Further questioning elicited the information that the woman’s surname was Danahan, and that she died at the behest not of Henry VIII but Thomas Boleyn: “She was thrown living into a pit and stones caused to cascade on her. This was also her grave.” What brought this about? Apparently, Thomas Boleyn’s concern for his own position. Danahan had been maid and friend to Anne from childhood: “Within the boudoir the relationship was much deeper than that of lady and maid and was one of two deep and loyal friends.” Apparently she died because, as Anne’s closest confidante, she could have testified against the charges that Anne had committed adultery (“the full story” was implied to be somewhat murky and somehow implicating her father’s and mother’s pressure on her to marry Henry in the first place, although Anne’s shade makes it clear that she never committed adultery) and Thomas Boleyn had Danahan killed to shut her up. “The Lady Anne feels that the devotion and sacrifice of the maid … should not be forgotten in this record of her life and I therefore agree it should be included,” the Canon concludes. I doubt it belongs in a record of her real life, but in a record of her fictional life, it makes as worthy an entry as any.

If the imaginary population of Henry’s and Anne’s court were to be totaled, there would probably be twice as many fictional people living there as real ones. But in the absence of a fictional census, I think this sketch of its population will suffice for now.

FICTIONAL LADIES IN WAITING (from the first paragraph)

Tamsin Lodge appears in The King’s Damsel (2012)

Patience Linacre appears in My Friend Anne (1900)

Margaret Bolton appears in Reap The Storm (1998)

Honor and Constance Finch in Doomed Queen Anne (2002)

Celia Conyers in The Uncommon Marriage (1960)

Elinor Valjean in Anne Boleyn And Me (2004)

Frances Pierce in A Lady Raised High (2006)

FICTIONAL SERVANTS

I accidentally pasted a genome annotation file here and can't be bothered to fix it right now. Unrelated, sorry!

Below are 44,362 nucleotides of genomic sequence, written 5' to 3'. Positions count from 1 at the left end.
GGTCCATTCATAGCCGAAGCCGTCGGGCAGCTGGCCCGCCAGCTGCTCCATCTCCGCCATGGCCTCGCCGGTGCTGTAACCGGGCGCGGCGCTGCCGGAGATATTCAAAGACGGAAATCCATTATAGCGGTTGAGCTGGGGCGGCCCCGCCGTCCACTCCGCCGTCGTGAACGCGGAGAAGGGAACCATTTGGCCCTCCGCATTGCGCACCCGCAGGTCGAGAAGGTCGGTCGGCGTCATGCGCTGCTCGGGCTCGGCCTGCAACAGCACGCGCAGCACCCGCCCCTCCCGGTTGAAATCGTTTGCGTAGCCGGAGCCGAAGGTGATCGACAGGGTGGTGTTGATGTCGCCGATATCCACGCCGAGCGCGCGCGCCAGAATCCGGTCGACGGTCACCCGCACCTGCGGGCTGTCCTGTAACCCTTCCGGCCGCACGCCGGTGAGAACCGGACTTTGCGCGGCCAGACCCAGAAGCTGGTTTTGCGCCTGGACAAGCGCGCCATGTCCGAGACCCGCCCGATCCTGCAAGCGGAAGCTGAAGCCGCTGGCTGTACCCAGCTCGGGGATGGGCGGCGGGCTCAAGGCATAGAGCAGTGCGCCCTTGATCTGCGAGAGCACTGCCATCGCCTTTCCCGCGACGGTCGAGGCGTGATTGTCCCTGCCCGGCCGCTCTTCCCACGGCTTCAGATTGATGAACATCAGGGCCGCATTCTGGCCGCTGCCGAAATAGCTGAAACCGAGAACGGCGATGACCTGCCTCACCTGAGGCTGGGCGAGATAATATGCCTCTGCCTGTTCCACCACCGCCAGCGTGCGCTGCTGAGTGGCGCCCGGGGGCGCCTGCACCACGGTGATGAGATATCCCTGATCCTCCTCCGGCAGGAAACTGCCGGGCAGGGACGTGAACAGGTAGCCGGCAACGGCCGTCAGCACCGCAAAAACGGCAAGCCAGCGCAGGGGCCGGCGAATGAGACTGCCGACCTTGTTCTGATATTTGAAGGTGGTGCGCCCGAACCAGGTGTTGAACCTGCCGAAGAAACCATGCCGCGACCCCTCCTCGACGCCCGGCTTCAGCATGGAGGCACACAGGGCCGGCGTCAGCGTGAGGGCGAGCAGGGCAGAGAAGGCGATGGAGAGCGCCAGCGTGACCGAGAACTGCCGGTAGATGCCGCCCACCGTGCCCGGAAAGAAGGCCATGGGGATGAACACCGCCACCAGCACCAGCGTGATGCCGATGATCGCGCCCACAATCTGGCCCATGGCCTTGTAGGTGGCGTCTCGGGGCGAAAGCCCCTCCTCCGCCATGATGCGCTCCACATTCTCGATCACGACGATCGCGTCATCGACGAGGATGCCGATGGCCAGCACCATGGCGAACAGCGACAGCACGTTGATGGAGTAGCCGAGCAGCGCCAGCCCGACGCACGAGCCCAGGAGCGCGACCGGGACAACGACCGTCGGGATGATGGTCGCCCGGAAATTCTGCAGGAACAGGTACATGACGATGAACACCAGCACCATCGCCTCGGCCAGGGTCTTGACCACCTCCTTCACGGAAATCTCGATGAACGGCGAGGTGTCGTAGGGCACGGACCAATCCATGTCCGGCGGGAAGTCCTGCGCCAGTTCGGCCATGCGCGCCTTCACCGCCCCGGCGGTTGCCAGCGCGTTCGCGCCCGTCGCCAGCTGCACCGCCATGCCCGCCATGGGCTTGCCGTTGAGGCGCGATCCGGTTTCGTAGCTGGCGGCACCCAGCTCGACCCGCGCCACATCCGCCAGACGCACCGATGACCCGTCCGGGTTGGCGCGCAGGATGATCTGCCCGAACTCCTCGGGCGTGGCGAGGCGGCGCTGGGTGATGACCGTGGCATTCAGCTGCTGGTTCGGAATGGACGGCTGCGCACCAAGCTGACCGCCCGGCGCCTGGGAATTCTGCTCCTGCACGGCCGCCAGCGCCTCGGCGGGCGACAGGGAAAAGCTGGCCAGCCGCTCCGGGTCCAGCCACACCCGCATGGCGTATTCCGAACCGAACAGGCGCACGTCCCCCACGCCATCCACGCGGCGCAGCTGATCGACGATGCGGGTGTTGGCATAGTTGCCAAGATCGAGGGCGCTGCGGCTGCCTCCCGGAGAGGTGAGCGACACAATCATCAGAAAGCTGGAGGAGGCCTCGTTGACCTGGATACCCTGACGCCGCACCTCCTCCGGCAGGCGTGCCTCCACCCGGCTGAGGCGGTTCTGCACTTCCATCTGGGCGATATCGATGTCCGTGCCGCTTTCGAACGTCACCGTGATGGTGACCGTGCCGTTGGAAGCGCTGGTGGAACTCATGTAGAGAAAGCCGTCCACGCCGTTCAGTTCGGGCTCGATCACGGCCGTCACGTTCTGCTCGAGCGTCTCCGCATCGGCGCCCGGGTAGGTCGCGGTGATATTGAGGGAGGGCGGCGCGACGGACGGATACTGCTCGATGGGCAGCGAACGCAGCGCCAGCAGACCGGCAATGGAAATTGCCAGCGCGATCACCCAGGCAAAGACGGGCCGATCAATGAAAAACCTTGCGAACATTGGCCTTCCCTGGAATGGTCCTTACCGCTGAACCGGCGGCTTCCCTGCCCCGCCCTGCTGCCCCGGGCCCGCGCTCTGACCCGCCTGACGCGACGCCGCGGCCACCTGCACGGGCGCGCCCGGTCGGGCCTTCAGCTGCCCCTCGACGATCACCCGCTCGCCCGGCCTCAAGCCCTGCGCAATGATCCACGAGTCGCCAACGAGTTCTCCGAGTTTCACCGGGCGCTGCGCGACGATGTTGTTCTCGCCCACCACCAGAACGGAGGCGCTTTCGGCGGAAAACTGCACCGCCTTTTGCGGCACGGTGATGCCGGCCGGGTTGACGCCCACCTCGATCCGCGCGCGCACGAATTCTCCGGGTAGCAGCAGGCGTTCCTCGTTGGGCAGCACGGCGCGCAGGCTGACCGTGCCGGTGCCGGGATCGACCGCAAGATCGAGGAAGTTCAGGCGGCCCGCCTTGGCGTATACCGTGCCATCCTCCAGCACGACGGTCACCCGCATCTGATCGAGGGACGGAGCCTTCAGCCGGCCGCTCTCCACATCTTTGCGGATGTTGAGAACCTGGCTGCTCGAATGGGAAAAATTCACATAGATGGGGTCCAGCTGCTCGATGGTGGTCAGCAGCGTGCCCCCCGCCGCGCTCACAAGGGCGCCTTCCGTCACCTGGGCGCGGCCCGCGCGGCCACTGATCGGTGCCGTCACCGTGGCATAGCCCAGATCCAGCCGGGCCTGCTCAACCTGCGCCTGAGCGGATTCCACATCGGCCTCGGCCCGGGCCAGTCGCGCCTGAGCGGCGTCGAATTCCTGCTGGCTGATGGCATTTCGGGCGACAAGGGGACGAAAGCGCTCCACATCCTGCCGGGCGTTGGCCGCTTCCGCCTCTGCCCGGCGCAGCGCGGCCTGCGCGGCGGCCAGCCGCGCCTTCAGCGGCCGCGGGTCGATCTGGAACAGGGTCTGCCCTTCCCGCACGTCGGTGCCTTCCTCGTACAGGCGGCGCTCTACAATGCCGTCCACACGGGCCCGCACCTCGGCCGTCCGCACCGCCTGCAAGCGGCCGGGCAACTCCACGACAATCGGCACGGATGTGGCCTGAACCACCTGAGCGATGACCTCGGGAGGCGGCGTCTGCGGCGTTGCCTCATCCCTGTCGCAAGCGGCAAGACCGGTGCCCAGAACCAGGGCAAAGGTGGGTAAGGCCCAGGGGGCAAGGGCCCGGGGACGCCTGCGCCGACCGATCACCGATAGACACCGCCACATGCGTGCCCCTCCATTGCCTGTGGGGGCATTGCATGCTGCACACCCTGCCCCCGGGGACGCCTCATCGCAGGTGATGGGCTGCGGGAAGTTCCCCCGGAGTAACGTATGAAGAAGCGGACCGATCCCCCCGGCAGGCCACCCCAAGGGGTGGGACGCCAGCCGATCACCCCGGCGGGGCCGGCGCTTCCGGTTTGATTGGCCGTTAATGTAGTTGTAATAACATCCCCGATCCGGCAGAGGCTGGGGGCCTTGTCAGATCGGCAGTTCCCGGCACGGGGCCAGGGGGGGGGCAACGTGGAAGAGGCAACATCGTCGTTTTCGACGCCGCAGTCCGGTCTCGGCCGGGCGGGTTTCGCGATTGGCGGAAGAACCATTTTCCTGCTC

Sarah in Queen Anne Boleyn (1939)

Jane in The Heir of Allington (1973)

Marie in Annie Boleyn’s New Year (c. 1880)

Danahan in A Tudor Story (1963)

Nell in Doomed Queen Anne (2002)

Nancy and Peg are Mary Boleyn’s maids in The Last Boleyn (1983)

Lynette in Mademoiselle Boleyn (2007)

Annie in The Queen of Subtleties (2004)

Bet in The Favor of Kings (1912)

Niniane in The Secret Diary of Anne Boleyn (1997)

Emma in Threads: The Reincarnation of Anne Boleyn (2001)

Bridget and Jessica in To Die For (2011)

Edithe is Meg Wyatt’s maid in To Die For (2011)

Edythe is Tamsin Lodge’s maid in The King’s Damsel (2012)

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2 Comments
  1. I love Emma! The final chapters when she realises how much she loves Anne and will soon lose her to the executioner’s sword are heart-rending. She is also a nice contrast to Meg Wyatt who is normally portrayed as weeping so prodigiously, she is completely useless at dealing with the practicalities of a scaffold scene. The Black Pearl from Laura Cassidy is another lady-in-waiting novel. I do wonder why there is a massive trend for novels to be written from their view point; it is almost as if the author hides behind such a persona rather than taking the character of Anne head on.

    • sonetka permalink

      Emma is fantastic. She’s certainly not designed to be a reader avatar, unless the reader has had a really horrible time of it, but she’s so real. (I have no idea if Lofts intended this — probably not — but I’ve always wondered if that bit where Emma is interpreting the Old Testament might be a subtle nod to the idea that having the Bible be interpreted by trained professionals might not be a *totally* bad idea :)). Meg Wyatt tends to vary — in some books she’s weepy and useless, in others she’s Anne’s conscience and always trying to keep her from going off the rails (sometimes George Boleyn is in love with her but forced to marry the nasty but rich Jane Parker).

      The novels told exclusively from a maid’s viewpoint are comparatively new — the oldest one I have is from 1967, though there may well be some older ones. It is hiding behind a persona, to some extent, but I imagine a lot of authors do it as much for the reader as for themselves. They give the reader a sweet, sympathetic pair of eyes to look through, a happy ending (she goes off to the countryside with her young man, having learned a Valuable Life Lesson), plus you can see the aftermath of the execution and tie up all the loose ends. You need to be really sure of yourself to end a book right as the sword strikes, like in Brief Gaudy Hour.